• Be efficient with your efforts. I have spent countless hours browsing through cookbooks and websites for all sorts of meals. Although I love to cook and experiment, I came to realize that it wasn’t something I could do each week. Instead, I learned to streamline everything.
    • Keep your meals simple. You don’t need fancy cooking methods and loads of ingredients to make a good meal. Instead, focus on buying quality ingredients and enjoy the taste. One other thing I did to further simplify my week – every Sunday (the first day of our work week here), we have the same thing for dinner. It’s one meal that I do not need to plan for at all. Having one meal anchored in our routine really helps, particularly since it’s the first day of the week. It helps make the start of the week a lot smoother.
    • Plan your meals based on your schedule. There’s no point planning meals that you just won’t have the time or energy to execute. Take a look at the week ahead – what do you have planned? Do you have a work lunch? Dinner out with friends? Late nights? Plan accordingly.
    • Explore short cuts. Are there restaurants that deliver healthy foods? Does your supermarket offer prepared vegetables or other freshly cooked foods? See what time-saving options there are and use them.
    • Cook in batches. Ideally, I would make a fresh meal each night. It’s just not going to happen. I actually eat the same breakfast, lunch, and dinner throughout the work week. It works for me. My husband is not so keen. Still, I batch cook. Twice a week I will cook enough so that the meal lasts for two nights. That way, during the work week, I only need to cook 3 times.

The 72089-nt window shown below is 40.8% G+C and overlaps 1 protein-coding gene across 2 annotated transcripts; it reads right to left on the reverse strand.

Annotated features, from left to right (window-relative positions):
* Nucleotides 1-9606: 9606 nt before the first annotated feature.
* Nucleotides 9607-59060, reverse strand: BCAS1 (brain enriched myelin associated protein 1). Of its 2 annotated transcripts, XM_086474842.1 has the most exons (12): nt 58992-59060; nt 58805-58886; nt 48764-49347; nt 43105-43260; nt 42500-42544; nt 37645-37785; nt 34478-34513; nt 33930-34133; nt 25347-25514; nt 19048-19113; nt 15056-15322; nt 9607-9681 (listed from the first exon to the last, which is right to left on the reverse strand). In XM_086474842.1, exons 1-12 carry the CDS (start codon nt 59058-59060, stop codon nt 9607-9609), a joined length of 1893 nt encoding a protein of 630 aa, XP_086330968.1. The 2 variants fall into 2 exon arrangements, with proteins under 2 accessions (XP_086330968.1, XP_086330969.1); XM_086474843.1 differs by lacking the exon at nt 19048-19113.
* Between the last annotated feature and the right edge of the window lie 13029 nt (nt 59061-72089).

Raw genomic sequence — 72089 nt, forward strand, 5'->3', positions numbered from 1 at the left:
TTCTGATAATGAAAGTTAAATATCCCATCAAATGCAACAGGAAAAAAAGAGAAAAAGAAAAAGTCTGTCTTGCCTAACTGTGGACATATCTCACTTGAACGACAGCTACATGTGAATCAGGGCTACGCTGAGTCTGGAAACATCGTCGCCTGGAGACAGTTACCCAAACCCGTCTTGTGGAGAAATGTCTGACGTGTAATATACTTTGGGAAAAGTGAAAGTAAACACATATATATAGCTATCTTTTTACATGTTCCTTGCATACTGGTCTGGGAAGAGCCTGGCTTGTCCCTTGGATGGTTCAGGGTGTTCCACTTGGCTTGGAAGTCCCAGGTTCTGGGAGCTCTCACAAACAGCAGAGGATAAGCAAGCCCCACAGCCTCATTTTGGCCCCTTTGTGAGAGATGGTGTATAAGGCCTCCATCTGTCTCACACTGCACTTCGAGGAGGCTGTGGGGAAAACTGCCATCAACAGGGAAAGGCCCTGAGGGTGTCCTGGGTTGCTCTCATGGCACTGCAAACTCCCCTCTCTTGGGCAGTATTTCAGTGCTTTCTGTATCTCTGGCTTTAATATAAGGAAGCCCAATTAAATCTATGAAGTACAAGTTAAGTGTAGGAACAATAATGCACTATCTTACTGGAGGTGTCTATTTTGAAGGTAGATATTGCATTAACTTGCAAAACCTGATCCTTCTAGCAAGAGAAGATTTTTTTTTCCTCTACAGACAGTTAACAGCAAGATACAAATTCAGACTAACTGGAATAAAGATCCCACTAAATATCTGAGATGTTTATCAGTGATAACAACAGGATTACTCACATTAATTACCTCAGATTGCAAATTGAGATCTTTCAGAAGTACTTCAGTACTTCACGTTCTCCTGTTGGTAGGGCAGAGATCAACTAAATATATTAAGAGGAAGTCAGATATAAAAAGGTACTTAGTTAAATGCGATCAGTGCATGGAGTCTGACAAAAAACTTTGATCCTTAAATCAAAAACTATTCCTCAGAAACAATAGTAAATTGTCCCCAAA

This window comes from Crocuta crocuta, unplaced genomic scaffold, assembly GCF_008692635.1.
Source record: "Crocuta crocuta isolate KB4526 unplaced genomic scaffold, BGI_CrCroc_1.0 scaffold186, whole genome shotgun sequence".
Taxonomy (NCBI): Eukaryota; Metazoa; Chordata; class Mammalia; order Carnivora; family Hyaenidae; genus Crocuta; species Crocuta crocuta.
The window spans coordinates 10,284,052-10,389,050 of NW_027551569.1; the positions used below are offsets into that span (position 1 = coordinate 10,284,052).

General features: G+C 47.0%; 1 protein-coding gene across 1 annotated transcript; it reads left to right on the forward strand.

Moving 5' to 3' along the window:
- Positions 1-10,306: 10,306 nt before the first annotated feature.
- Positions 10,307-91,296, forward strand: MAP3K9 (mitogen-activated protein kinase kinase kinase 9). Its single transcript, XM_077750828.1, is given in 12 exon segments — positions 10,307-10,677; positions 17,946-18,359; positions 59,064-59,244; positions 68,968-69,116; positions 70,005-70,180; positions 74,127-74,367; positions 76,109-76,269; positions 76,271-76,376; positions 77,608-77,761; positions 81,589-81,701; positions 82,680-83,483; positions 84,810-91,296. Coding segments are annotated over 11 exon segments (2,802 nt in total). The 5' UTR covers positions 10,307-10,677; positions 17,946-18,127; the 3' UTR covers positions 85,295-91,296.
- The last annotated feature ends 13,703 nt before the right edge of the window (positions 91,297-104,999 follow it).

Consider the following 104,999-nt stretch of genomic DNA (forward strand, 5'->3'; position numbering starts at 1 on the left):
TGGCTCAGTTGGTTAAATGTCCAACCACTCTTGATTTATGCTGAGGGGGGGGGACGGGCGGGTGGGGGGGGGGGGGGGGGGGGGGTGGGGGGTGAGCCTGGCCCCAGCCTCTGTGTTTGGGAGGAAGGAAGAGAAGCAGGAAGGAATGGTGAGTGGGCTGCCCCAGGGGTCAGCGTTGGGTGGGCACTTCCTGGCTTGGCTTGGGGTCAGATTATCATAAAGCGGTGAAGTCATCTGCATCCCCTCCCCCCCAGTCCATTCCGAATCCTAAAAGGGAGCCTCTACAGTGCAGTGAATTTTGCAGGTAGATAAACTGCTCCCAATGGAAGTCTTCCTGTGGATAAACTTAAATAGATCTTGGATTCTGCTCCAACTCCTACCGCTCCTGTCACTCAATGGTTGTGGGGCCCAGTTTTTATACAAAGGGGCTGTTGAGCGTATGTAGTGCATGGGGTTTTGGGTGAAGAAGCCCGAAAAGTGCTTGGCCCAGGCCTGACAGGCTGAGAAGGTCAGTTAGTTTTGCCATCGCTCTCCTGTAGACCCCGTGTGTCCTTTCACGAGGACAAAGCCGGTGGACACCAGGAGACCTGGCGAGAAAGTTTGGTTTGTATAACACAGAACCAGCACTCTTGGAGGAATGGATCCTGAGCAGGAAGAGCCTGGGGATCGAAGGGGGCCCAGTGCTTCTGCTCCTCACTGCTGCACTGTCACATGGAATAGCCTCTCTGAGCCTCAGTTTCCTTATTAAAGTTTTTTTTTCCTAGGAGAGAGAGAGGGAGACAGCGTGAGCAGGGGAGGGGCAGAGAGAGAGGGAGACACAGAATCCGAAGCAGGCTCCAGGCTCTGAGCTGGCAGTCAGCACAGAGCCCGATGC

• Think ahead. When cooking foods that freeze well (e.g. soup or chilli), double the amount so that you can portion off and freeze the extras to have on hand for those days when you just couldn’t get around the making something.
I created this chart to help me plan my meals. I start by writing down my schedule for the week and then plan accordingly. My husband and I eat differently (me vegan & him omnivore), so I 
have two different slots for our meals. When writing my grocery list, I write down only what I 
need to prepare the written meals. This reduces waste and makes sure I stick to my plan.
the same repetitive meals during the week is what suits me best
sometimes I prepare different veggies and have a buffet throughout the week – picking and 
choosing what I want each day

The bottom line is that you have to do what works for you. Sometimes it can be tedious and really feel like a chore, but making it part of your weekly routine does help. Again, keep things simple and enjoy your food!

The nutrition aspect of the Whole Life Challenge can be tricky to navigate; however, it does get easier with practice. If you are looking for a supportive team to play with, then join the Worldwide Warriors. I’d love to have you on the team. You can join us via this link or click on the banner below.